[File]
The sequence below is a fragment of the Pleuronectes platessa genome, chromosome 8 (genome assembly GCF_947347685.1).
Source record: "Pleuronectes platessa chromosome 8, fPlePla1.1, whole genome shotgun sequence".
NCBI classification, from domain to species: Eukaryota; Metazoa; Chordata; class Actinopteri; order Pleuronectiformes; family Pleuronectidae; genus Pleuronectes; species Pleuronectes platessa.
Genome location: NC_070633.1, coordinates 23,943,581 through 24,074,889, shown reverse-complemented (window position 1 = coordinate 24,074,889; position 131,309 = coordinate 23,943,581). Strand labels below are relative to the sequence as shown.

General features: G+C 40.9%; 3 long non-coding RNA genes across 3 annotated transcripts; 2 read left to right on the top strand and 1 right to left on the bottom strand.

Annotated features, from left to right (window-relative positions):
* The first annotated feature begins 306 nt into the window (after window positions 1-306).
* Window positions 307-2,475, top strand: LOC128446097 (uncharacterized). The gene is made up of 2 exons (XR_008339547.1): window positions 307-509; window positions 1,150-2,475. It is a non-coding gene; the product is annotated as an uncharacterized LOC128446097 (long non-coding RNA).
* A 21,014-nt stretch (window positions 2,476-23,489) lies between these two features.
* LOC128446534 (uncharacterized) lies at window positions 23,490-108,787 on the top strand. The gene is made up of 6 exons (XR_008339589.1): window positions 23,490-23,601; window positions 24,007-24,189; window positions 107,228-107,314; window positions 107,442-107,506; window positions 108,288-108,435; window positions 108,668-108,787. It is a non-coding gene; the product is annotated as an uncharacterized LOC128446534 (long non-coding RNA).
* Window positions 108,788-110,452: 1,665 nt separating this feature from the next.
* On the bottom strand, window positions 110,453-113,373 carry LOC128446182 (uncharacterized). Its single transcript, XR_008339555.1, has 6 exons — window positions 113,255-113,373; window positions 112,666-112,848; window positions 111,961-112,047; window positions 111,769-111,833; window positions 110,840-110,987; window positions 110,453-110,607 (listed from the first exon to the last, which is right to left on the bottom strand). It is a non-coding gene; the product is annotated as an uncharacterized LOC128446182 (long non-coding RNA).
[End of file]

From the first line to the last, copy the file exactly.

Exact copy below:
The sequence below is a fragment of the Pleuronectes platessa genome, chromosome 8 (genome assembly GCF_947347685.1).
Source record: "Pleuronectes platessa chromosome 8, fPlePla1.1, whole genome shotgun sequence".
NCBI classification, from domain to species: Eukaryota; Metazoa; Chordata; class Actinopteri; order Pleuronectiformes; family Pleuronectidae; genus Pleuronectes; species Pleuronectes platessa.
Genome location: NC_070633.1, coordinates 23,943,581 through 24,074,889, shown reverse-complemented (window position 1 = coordinate 24,074,889; position 131,309 = coordinate 23,943,581). Strand labels below are relative to the sequence as shown.

General features: G+C 40.9%; 3 long non-coding RNA genes across 3 annotated transcripts; 2 read left to right on the top strand and 1 right to left on the bottom strand.

Annotated features, from left to right (window-relative positions):
* The first annotated feature begins 306 nt into the window (after window positions 1-306).
* Window positions 307-2,475, top strand: LOC128446097 (uncharacterized). The gene is made up of 2 exons (XR_008339547.1): window positions 307-509; window positions 1,150-2,475. It is a non-coding gene; the product is annotated as an uncharacterized LOC128446097 (long non-coding RNA).
* A 21,014-nt stretch (window positions 2,476-23,489) lies between these two features.
* LOC128446534 (uncharacterized) lies at window positions 23,490-108,787 on the top strand. The gene is made up of 6 exons (XR_008339589.1): window positions 23,490-23,601; window positions 24,007-24,189; window positions 107,228-107,314; window positions 107,442-107,506; window positions 108,288-108,435; window positions 108,668-108,787. It is a non-coding gene; the product is annotated as an uncharacterized LOC128446534 (long non-coding RNA).
* Window positions 108,788-110,452: 1,665 nt separating this feature from the next.
* On the bottom strand, window positions 110,453-113,373 carry LOC128446182 (uncharacterized). Its single transcript, XR_008339555.1, has 6 exons — window positions 113,255-113,373; window positions 112,666-112,848; window positions 111,961-112,047; window positions 111,769-111,833; window positions 110,840-110,987; window positions 110,453-110,607 (listed from the first exon to the last, which is right to left on the bottom strand). It is a non-coding gene; the product is annotated as an uncharacterized LOC128446182 (long non-coding RNA).